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Snowden's Leaks Lead To More Disclosure From Feds

Leaks by Edward Snowden prompted the intelligence community to declassify details about super secret phone and Internet surveillance. But with every detail government lawyers release comes the pressure and the legal obligation to release more.
NPR

Shutdown Hits Usually Stable Business: Government Contractors

About half a million federal workers remain furloughed because of the congressional budget impasse that's keeping the government partially shut down. The closure has entered its tenth day. Contractors that feed off government spending are also feeling the pinch.
NPR

Foundation To Pay Military Death Benefits During Shutdown

The partial government shutdown has forced the Pentagon to delay payments to the families of troops killed while serving in the U.S. military. Normally these families would receive a $100,000 payment three days after the death of member of the Armed Forces. More than 20 have died since the shutdown began. A private, non-profit group called the Fisher House Foundation will pay the death benefits during the shutdown.
NPR

Examining The Special Ops 'Tool Kit'

Renee Montagne talks to Linda Robinson about the raids by U.S. Special Operations Forces in Libya and Somalia over the weekend. Robinson is author of "One Hundred Victories: Special Ops and the Future of American Warfare. She says drones and raids are a key part of the game plan by Special Ops.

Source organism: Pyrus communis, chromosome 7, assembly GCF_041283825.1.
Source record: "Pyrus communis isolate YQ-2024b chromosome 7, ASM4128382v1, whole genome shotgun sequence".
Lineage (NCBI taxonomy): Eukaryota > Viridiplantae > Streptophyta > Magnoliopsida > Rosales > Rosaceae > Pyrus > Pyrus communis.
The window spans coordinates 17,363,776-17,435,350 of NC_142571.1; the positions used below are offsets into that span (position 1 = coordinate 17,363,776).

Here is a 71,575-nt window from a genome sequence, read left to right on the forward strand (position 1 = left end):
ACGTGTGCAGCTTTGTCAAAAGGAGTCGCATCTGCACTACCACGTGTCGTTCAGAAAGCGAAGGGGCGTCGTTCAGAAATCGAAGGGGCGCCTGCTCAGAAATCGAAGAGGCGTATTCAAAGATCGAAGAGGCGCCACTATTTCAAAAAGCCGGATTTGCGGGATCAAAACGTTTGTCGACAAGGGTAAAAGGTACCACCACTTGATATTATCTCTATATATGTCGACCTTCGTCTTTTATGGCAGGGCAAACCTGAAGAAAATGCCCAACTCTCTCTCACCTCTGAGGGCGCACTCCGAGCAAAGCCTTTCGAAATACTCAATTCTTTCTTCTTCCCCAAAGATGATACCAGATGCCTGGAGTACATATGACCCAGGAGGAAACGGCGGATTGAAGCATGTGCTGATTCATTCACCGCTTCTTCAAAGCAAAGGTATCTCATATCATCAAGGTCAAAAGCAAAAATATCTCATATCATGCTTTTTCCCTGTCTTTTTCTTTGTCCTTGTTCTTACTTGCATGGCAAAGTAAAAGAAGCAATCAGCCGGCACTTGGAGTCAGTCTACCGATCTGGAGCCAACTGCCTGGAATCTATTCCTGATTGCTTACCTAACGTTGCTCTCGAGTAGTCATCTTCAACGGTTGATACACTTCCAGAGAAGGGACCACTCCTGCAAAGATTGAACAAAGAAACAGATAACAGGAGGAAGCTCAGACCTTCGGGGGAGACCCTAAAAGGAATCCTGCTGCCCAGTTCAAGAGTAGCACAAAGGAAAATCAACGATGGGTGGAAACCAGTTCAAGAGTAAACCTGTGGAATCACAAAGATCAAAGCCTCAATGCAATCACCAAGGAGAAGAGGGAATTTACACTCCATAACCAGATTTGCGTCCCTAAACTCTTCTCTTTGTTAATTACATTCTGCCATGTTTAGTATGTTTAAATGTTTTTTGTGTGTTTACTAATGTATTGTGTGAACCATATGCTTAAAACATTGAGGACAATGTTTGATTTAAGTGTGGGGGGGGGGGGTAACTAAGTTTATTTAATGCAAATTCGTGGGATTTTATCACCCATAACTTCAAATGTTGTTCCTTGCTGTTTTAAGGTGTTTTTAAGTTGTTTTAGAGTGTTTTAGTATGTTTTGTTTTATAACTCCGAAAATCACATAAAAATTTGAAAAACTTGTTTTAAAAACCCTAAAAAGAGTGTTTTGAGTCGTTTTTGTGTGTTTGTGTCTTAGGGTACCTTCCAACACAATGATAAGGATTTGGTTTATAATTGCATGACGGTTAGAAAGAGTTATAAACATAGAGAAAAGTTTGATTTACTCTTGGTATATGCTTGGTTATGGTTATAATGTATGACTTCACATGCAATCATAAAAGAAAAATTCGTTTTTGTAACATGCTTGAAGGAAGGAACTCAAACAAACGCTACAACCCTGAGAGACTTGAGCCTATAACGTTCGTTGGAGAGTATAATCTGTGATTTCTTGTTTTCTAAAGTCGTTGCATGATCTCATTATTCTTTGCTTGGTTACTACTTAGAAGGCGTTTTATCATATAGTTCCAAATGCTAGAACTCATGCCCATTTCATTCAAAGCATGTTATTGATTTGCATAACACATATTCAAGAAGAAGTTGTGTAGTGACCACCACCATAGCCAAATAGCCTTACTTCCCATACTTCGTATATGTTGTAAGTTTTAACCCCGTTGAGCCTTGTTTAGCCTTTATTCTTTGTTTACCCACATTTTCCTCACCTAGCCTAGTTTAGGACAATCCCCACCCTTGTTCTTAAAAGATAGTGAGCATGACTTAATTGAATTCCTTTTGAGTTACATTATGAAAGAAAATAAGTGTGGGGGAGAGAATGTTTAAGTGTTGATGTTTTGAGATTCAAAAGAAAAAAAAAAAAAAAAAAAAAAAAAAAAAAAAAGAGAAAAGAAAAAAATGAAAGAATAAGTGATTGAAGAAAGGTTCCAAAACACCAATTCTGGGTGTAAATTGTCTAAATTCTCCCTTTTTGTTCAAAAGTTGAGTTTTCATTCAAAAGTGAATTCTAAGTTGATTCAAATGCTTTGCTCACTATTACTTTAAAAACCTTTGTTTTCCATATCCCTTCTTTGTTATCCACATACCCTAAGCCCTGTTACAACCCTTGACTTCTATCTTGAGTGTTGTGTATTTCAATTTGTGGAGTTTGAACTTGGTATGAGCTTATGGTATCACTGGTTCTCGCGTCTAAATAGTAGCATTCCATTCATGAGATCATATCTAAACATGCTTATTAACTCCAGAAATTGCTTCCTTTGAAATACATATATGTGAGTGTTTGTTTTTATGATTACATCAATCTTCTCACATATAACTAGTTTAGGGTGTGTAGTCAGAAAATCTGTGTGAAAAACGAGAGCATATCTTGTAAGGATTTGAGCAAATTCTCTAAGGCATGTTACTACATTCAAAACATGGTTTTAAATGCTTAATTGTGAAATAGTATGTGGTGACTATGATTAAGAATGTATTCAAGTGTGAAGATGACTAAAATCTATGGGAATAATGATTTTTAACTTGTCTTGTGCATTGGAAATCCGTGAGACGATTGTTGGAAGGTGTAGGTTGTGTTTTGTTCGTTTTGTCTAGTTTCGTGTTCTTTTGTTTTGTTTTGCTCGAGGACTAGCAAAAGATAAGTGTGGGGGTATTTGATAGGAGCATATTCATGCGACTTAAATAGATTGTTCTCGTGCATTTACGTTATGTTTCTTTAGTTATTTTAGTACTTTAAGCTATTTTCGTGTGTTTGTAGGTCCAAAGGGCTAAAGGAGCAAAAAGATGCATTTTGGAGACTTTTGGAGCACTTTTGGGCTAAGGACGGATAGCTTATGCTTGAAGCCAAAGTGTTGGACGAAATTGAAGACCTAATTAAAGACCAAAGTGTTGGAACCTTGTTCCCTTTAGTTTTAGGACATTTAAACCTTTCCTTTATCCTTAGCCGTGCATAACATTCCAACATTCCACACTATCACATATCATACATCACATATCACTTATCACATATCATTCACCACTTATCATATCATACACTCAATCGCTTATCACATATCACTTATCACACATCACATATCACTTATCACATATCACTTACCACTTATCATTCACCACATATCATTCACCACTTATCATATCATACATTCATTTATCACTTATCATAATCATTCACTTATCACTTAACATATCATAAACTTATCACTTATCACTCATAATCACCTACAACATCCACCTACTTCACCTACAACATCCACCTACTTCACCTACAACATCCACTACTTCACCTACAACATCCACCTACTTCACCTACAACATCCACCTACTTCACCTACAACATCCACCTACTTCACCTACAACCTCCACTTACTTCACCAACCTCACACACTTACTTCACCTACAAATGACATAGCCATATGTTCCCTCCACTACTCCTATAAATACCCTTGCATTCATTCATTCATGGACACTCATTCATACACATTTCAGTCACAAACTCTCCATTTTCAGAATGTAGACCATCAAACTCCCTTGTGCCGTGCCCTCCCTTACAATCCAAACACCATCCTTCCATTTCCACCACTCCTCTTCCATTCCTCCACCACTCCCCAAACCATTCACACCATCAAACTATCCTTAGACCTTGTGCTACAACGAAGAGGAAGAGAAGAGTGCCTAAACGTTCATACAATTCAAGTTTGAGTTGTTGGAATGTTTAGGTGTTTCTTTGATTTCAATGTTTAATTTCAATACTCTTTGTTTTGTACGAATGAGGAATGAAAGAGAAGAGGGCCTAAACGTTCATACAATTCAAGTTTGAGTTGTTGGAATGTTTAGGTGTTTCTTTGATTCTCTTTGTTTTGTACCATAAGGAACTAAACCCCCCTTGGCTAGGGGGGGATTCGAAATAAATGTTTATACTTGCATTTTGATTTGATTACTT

NPR

Undocumented Immigrants In Calif. Will Benefit From New Laws

The federal government remains shut down over a budget stalemate, but California's Gov. Jerry Brown decided not to wait for Congress to make decisions on the Gordian knot that is U.S. immigration policy.
NPR

Raids In Somalia, Libya Spur Legal Questions

Daring weekend raids by U.S. armed forces to capture suspected terrorists in Somalia and Libya are generating a hearty debate among national security lawyers who are raising questions about what authority U.S. forces have to enter foreign soil and how long the al-Qaida operative who was captured can be held without trial.
NPR

Here's Why The Navy Is Holding A Terror Suspect At Sea

President Obama doesn't want to send suspects to Guatanamo Bay for military trials. But U.S. intelligence agencies do want to interrogate Abu Anas al-Libi before he's handed over to a civilian court in the U.S.
NPR

U.S. Raids In Libya And Somalia Target Al-Qaida Network

Al-Qaida operative Abu Anas al-Libi reportedly was snatched from a street in Libya, while a U.S. Navy SEAL team in Somalia met stiff resistance; it's not yet clear whether their target — a top al-Shabab leader — was killed.
NPR

U.S. Special Forces Operation In Libya Nabs Al-Qaida Suspect

The United States military struck twice over the weekend in Africa. Commando raids in Somalia and Libya targeted terrorists. The mission in Libya resulted in the capture of a top al-Qaida operative. He was a key figure in bombings of two U.S. embassies in Kenya and Tanzania back in 1998. The outcome in Somalia is not as clear.
NPR

U.S. Raids Terror Targets In North Africa

The missions targeted terrorists with links to the groups al-Shabab and al-Qaida. One raid took place in Somalia; the other in Libya. Key details about the raids remain unclear, but the launching of two operations signals a continuing and aggressive counterterrorism policy under the Obama administration.

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